On June 26th, the Supreme Court ruled in Obergefell v. Hodges that states must allow same-sex couples to marry and that they must recognize marriages performed in other states. The ruling ends the bans against same-sex marriage that existed in 14 states. This decision comes two years to the day since the Court’s decision in United States v. Windsor, which recognized same-sex marriages on the federal level in 2013.
Justice Anthony Kennedy wrote the majority opinion for the Court, an opinion where he was joined by Justices Breyer, Ginsberg, Kagan, and Sotomayor. The summary of Justice Kennedy’s decision explained the repeal of all same-sex marriage bans under the Fourteenth Amendment:
The fundamental liberties protected by the Fourteenth Amendment’s Due Process Clause extend to certain personal choices central to individual dignity and autonomy, including intimate choices defining personal identity and beliefs…. History and tradition guide and discipline the inquiry but do not set its outer boundaries. When new insight reveals discord between the Constitution’s central protections and a received legal stricture, a claim to liberty must be addressed.
Justices Alito, Roberts, Scalia, and Thomas dissented and each provided an opinion of their dissent. Each of their dissents focused on the historical precedent: that marriage was defined, in our own past and in wider global contexts, as a union between a man and a woman. Justice Roberts’s opinion in particular addresses the minority justices’ concerns at the writing of historical precedent with the Court’s decision:
If an unvarying social institution enduring over all of recorded history cannot inhibit judicial policymaking, what can? But this approach is dangerous for the rule of law. The purpose of insisting that implied fundamental rights have roots in the history and tradition of our people is to ensure that when unelected judges strike down democratically enacted laws, they do so based on something more than their own beliefs. The Court today not only overlooks our country’s entire history and tradition but actively repudiates it, preferring to live only in the heady days of the here and now.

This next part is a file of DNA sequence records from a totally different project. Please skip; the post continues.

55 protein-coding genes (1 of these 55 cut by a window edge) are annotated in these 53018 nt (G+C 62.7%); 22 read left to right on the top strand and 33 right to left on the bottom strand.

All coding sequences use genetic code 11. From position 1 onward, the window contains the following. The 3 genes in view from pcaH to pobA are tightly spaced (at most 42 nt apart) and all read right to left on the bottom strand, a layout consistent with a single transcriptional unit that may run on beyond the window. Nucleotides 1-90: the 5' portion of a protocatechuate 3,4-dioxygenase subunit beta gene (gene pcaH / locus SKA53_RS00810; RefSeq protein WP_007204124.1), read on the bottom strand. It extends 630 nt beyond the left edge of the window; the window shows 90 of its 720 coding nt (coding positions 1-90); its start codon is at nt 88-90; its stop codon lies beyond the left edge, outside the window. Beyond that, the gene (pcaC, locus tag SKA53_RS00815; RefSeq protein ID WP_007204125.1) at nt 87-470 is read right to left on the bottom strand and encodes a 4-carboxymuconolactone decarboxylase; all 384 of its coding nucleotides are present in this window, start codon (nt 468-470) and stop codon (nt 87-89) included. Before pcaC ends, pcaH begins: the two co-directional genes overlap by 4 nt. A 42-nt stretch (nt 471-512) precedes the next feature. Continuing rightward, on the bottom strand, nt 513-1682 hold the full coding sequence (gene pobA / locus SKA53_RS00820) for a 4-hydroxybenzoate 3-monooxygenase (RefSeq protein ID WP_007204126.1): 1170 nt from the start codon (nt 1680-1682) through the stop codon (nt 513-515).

With the ruling in place and effective immediately, coverage on same-sex marriage has focused on the wider cultural context that this ruling enters: whether codifying law that acknowledges same-sex relationships really constitutes such a drastic historical precedent. Researcher Emily Kirkegaard writes for Autostraddle on the long, ancient history of queer relationships, a history often alluded to in both the majority opinion and dissenting opinions. The Atlantic also spoke to a historian about several classical cultures’ views on homosexual relationships, how those views were discussed in Obergefell, and how they informed the decision.
The Court’s decision also enters another chapter into the long history of LGBT+ advocacy. TIME.com wrote about the magazine’s own coverage of gay rights issues starting in the late 1960s and Huffington Post explored the early religious roots of gay rights advocacy in America. The New York Public Library has created a pop-up exhibit of LGBT+ documents and artifacts open at the main branch until July 14th.
Meanwhile, The Onion considers how future generations will receive the history of marriage equality.